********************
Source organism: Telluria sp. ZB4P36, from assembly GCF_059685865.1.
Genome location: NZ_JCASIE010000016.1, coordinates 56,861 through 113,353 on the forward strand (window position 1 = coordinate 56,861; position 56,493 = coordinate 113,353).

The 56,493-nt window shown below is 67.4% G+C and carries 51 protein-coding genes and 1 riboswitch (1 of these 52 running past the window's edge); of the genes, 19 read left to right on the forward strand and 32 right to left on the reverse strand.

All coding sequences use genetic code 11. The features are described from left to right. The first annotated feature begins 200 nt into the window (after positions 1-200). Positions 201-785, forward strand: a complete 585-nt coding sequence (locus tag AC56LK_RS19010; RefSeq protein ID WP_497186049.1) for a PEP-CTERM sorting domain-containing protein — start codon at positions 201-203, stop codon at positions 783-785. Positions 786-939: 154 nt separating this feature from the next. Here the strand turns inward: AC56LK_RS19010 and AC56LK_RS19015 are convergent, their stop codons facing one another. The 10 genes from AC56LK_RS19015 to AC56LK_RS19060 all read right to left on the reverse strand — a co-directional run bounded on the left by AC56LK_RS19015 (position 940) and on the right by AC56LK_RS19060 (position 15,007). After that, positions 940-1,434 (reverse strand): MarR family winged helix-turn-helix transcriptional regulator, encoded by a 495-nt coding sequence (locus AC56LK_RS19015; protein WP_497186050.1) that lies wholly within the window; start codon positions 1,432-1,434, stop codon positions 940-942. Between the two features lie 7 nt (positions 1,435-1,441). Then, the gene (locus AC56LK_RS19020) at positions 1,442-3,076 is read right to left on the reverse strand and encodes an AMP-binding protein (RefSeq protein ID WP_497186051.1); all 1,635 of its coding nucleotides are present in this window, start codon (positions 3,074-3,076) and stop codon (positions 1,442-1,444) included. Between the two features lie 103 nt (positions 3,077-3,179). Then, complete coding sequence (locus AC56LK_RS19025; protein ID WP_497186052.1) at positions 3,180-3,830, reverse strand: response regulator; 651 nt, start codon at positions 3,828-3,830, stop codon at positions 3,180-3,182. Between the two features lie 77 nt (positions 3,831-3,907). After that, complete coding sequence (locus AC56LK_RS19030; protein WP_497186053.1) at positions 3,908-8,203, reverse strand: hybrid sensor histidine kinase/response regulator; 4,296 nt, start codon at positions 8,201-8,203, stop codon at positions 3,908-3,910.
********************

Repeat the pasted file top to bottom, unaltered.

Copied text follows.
Source organism: Telluria sp. ZB4P36, from assembly GCF_059685865.1.
Genome location: NZ_JCASIE010000016.1, coordinates 56,861 through 113,353 on the forward strand (window position 1 = coordinate 56,861; position 56,493 = coordinate 113,353).

The 56,493-nt window shown below is 67.4% G+C and carries 51 protein-coding genes and 1 riboswitch (1 of these 52 running past the window's edge); of the genes, 19 read left to right on the forward strand and 32 right to left on the reverse strand.

All coding sequences use genetic code 11. The features are described from left to right. The first annotated feature begins 200 nt into the window (after positions 1-200). Positions 201-785, forward strand: a complete 585-nt coding sequence (locus tag AC56LK_RS19010; RefSeq protein ID WP_497186049.1) for a PEP-CTERM sorting domain-containing protein — start codon at positions 201-203, stop codon at positions 783-785. Positions 786-939: 154 nt separating this feature from the next. Here the strand turns inward: AC56LK_RS19010 and AC56LK_RS19015 are convergent, their stop codons facing one another. The 10 genes from AC56LK_RS19015 to AC56LK_RS19060 all read right to left on the reverse strand — a co-directional run bounded on the left by AC56LK_RS19015 (position 940) and on the right by AC56LK_RS19060 (position 15,007). After that, positions 940-1,434 (reverse strand): MarR family winged helix-turn-helix transcriptional regulator, encoded by a 495-nt coding sequence (locus AC56LK_RS19015; protein WP_497186050.1) that lies wholly within the window; start codon positions 1,432-1,434, stop codon positions 940-942. Between the two features lie 7 nt (positions 1,435-1,441). Then, the gene (locus AC56LK_RS19020) at positions 1,442-3,076 is read right to left on the reverse strand and encodes an AMP-binding protein (RefSeq protein ID WP_497186051.1); all 1,635 of its coding nucleotides are present in this window, start codon (positions 3,074-3,076) and stop codon (positions 1,442-1,444) included. Between the two features lie 103 nt (positions 3,077-3,179). Then, complete coding sequence (locus AC56LK_RS19025; protein ID WP_497186052.1) at positions 3,180-3,830, reverse strand: response regulator; 651 nt, start codon at positions 3,828-3,830, stop codon at positions 3,180-3,182. Between the two features lie 77 nt (positions 3,831-3,907). After that, complete coding sequence (locus AC56LK_RS19030; protein WP_497186053.1) at positions 3,908-8,203, reverse strand: hybrid sensor histidine kinase/response regulator; 4,296 nt, start codon at positions 8,201-8,203, stop codon at positions 3,908-3,910.